So there we were waiting for our taxi outside with the hostel staff who recommended the taxi+flight strategy to us, only to find out that they never done it, nor have they heard back from anyone who had done it. Ummm... is this the greatest idea then?  Hmm, they heard back from no one?  Not very reassuring when you're taking a taxi in unknown territories and crossing an international border.  That being said, the staff members were an Australian couple just working a few weeks in Arica before their planned train trip to Peru. But why were they choosing the train over the taxi+flight?  Before we could get an answer, our taxi arrived, and we were off to the Arica Bus Terminal.  Well, that's at least where the Australian told the driver to take us.  Sure enough, we stopped just outside the bus terminal and before you know it, there's a guy taking our backpacks out of the trunk, and offering us a ride across the border.  Ok, let's go with the flow.  We got into his car, and he asks for our passports.  By this point of the trip, we got used to pulling out our passports for every single little thing because it seemed like almost everyone wanted to check our ID when traveling by bus, train, boat, or plane.  So we handed over our passports, and he quickly scooted out of the car and into a nearby storefront.  Ummm... what just happened there?  There better be only one door out of that store.  Luckily, he came back with our passports and immigration forms already filled out with our information a few moments later. That was a relief!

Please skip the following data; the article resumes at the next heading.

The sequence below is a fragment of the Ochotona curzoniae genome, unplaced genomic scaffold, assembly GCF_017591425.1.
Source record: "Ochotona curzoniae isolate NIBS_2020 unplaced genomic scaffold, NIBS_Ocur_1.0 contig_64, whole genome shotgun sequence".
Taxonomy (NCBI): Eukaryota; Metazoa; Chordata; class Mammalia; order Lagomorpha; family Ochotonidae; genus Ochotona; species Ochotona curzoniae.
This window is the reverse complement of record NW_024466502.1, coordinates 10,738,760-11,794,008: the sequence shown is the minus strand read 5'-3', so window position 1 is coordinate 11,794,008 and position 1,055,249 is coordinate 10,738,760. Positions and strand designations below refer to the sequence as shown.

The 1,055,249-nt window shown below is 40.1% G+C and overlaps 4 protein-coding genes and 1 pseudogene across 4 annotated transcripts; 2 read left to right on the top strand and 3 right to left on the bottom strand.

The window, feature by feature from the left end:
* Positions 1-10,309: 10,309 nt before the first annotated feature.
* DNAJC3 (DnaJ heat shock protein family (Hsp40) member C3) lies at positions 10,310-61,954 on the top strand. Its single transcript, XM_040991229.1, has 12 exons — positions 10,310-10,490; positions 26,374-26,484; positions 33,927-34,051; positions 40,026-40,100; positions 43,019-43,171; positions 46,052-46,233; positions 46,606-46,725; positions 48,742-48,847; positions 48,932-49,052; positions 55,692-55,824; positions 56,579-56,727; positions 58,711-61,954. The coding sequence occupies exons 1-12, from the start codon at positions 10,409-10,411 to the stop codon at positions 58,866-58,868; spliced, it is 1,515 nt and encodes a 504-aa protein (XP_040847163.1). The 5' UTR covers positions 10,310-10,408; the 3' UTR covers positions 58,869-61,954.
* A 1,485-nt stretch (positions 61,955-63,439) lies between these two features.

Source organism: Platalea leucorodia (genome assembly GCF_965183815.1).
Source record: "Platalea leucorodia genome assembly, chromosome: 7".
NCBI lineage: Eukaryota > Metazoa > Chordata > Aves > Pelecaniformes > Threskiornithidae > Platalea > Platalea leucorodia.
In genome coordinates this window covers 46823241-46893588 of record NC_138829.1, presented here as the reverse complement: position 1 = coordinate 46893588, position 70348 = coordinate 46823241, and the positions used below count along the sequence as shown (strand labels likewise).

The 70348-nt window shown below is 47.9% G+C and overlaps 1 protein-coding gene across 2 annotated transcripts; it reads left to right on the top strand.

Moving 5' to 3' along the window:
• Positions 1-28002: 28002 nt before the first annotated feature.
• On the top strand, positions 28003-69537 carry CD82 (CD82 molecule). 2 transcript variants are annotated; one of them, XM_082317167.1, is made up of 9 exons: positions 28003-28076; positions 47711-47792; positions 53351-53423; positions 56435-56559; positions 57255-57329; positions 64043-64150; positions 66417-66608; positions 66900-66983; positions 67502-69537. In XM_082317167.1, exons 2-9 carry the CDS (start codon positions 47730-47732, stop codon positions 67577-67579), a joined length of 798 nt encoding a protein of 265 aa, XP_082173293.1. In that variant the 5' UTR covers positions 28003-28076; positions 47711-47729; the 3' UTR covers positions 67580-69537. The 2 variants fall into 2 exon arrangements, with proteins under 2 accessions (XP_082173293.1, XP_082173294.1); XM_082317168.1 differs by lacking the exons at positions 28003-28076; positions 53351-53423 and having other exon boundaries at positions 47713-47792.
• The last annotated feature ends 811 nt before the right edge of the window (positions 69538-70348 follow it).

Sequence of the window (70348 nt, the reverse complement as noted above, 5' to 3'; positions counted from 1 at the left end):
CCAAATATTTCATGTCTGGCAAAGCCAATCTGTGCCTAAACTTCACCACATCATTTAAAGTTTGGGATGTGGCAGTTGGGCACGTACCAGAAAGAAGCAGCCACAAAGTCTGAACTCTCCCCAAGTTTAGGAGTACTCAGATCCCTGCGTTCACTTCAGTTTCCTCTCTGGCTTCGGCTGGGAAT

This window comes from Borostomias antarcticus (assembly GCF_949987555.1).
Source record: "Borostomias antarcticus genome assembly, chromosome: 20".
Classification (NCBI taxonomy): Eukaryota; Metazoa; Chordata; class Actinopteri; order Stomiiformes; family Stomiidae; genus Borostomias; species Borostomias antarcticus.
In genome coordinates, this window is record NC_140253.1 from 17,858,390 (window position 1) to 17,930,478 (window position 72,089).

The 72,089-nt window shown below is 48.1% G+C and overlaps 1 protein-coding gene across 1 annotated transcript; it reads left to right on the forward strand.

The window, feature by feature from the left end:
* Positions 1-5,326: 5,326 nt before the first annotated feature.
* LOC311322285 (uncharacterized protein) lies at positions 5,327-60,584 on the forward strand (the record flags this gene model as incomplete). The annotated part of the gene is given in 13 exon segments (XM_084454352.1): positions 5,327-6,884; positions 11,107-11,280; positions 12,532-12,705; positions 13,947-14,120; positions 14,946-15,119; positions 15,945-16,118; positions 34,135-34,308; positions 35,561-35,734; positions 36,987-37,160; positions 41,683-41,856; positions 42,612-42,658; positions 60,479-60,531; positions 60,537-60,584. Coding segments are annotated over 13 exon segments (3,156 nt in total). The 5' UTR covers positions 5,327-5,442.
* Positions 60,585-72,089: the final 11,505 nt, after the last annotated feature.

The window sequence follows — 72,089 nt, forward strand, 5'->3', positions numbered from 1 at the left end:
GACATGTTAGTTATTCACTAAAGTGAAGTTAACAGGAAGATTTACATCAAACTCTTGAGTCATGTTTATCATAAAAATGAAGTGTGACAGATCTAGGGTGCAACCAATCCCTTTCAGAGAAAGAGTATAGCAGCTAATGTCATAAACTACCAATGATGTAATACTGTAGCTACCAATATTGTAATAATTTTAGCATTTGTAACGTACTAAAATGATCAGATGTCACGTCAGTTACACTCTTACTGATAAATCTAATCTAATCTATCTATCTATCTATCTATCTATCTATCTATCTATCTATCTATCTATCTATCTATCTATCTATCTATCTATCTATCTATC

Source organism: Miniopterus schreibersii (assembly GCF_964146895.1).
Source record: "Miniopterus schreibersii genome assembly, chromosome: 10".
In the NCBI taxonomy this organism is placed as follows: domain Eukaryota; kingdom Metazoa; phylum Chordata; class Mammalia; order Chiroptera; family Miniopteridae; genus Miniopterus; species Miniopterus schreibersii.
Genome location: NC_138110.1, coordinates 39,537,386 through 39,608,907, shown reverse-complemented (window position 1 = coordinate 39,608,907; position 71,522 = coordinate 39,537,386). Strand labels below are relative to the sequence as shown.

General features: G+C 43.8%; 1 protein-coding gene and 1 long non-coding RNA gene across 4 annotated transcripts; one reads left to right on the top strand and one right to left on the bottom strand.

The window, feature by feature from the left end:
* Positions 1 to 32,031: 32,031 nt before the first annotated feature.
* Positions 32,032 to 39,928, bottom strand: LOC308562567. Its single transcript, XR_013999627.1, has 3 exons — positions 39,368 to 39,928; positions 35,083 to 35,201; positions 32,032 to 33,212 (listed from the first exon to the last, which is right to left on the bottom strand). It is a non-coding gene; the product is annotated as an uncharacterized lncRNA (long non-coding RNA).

As we drove towards the border, we could see in the distance, miles upon miles of beaches and spectacular waves.  We hit the border and got out of the car to show our paperwork at two modern offices (one Chilean and one Peruvian), and we were soon on our way to Tacna Airport.
The whole cab ride took less than 2 hours and we arrived with plenty of time to lounge around and watch most of the Germany-Australia World Cup game.  Funny thing is as Steph walked through the security scanner, Germany scored their first goal, and well let's just say, scrutiny was very lax at that moment and the moments soon thereafter as I passed through the gate (as I later found out in the screening section at the airport in Arequipa)... oops!  I meant no harm!
After landing in Arequipa and being escorted to our hostel, we headed out to have a customized, right out of the cookbook, traditional Arequipan dinner at a restaurant overlooking the main square.
The area is a UNESCO World Heritage Site and it's hard to argue its inclusion on the list.

Life's a Beach

June 12, 2010 (Day 25)

Another day in Arica meant another day at the beach. Sharky was ready, and so were we.

Walking along the pedestrian mall on the way to the beach, we came across the tequila-carrying mule

and around the corner, the little church, Mr. Gustave Eiffel of Eiffel Tower fame, designed.